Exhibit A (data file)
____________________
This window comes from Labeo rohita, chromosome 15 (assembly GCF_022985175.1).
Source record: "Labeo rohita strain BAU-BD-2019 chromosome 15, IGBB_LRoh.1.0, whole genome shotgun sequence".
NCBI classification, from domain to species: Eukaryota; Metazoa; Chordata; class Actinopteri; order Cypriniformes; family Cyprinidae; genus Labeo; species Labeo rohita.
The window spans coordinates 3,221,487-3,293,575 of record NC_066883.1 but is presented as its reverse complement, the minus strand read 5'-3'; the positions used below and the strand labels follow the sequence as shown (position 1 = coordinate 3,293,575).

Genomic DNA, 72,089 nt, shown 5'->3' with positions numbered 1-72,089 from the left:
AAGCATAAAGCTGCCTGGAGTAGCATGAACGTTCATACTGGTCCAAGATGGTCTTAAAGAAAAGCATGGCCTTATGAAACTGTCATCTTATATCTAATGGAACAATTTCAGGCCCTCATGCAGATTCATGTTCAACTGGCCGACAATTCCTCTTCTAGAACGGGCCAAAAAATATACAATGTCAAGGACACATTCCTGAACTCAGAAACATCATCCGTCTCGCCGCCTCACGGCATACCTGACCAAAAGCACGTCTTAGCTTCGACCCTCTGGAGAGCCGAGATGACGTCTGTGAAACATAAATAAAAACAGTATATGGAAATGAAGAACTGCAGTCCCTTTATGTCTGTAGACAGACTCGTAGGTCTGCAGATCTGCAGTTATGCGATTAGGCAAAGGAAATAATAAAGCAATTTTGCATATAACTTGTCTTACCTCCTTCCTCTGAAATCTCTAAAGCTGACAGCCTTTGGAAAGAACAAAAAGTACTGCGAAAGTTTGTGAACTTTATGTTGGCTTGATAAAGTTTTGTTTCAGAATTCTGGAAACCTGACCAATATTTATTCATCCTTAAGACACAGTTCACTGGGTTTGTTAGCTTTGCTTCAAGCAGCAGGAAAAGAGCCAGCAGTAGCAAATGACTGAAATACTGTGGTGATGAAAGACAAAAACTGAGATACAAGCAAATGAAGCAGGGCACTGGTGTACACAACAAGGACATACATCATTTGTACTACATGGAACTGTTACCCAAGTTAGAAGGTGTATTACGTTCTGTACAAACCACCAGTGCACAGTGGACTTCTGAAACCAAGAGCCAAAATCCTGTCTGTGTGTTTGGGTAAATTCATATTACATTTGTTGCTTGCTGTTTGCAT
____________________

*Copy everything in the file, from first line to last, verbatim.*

This window comes from Labeo rohita, chromosome 15 (assembly GCF_022985175.1).
Source record: "Labeo rohita strain BAU-BD-2019 chromosome 15, IGBB_LRoh.1.0, whole genome shotgun sequence".
NCBI classification, from domain to species: Eukaryota; Metazoa; Chordata; class Actinopteri; order Cypriniformes; family Cyprinidae; genus Labeo; species Labeo rohita.
The window spans coordinates 3,221,487-3,293,575 of record NC_066883.1 but is presented as its reverse complement, the minus strand read 5'-3'; the positions used below and the strand labels follow the sequence as shown (position 1 = coordinate 3,293,575).

Genomic DNA, 72,089 nt, shown 5'->3' with positions numbered 1-72,089 from the left:
AAGCATAAAGCTGCCTGGAGTAGCATGAACGTTCATACTGGTCCAAGATGGTCTTAAAGAAAAGCATGGCCTTATGAAACTGTCATCTTATATCTAATGGAACAATTTCAGGCCCTCATGCAGATTCATGTTCAACTGGCCGACAATTCCTCTTCTAGAACGGGCCAAAAAATATACAATGTCAAGGACACATTCCTGAACTCAGAAACATCATCCGTCTCGCCGCCTCACGGCATACCTGACCAAAAGCACGTCTTAGCTTCGACCCTCTGGAGAGCCGAGATGACGTCTGTGAAACATAAATAAAAACAGTATATGGAAATGAAGAACTGCAGTCCCTTTATGTCTGTAGACAGACTCGTAGGTCTGCAGATCTGCAGTTATGCGATTAGGCAAAGGAAATAATAAAGCAATTTTGCATATAACTTGTCTTACCTCCTTCCTCTGAAATCTCTAAAGCTGACAGCCTTTGGAAAGAACAAAAAGTACTGCGAAAGTTTGTGAACTTTATGTTGGCTTGATAAAGTTTTGTTTCAGAATTCTGGAAACCTGACCAATATTTATTCATCCTTAAGACACAGTTCACTGGGTTTGTTAGCTTTGCTTCAAGCAGCAGGAAAAGAGCCAGCAGTAGCAAATGACTGAAATACTGTGGTGATGAAAGACAAAAACTGAGATACAAGCAAATGAAGCAGGGCACTGGTGTACACAACAAGGACATACATCATTTGTACTACATGGAACTGTTACCCAAGTTAGAAGGTGTATTACGTTCTGTACAAACCACCAGTGCACAGTGGACTTCTGAAACCAAGAGCCAAAATCCTGTCTGTGTGTTTGGGTAAATTCATATTACATTTGTTGCTTGCTGTTTGCAT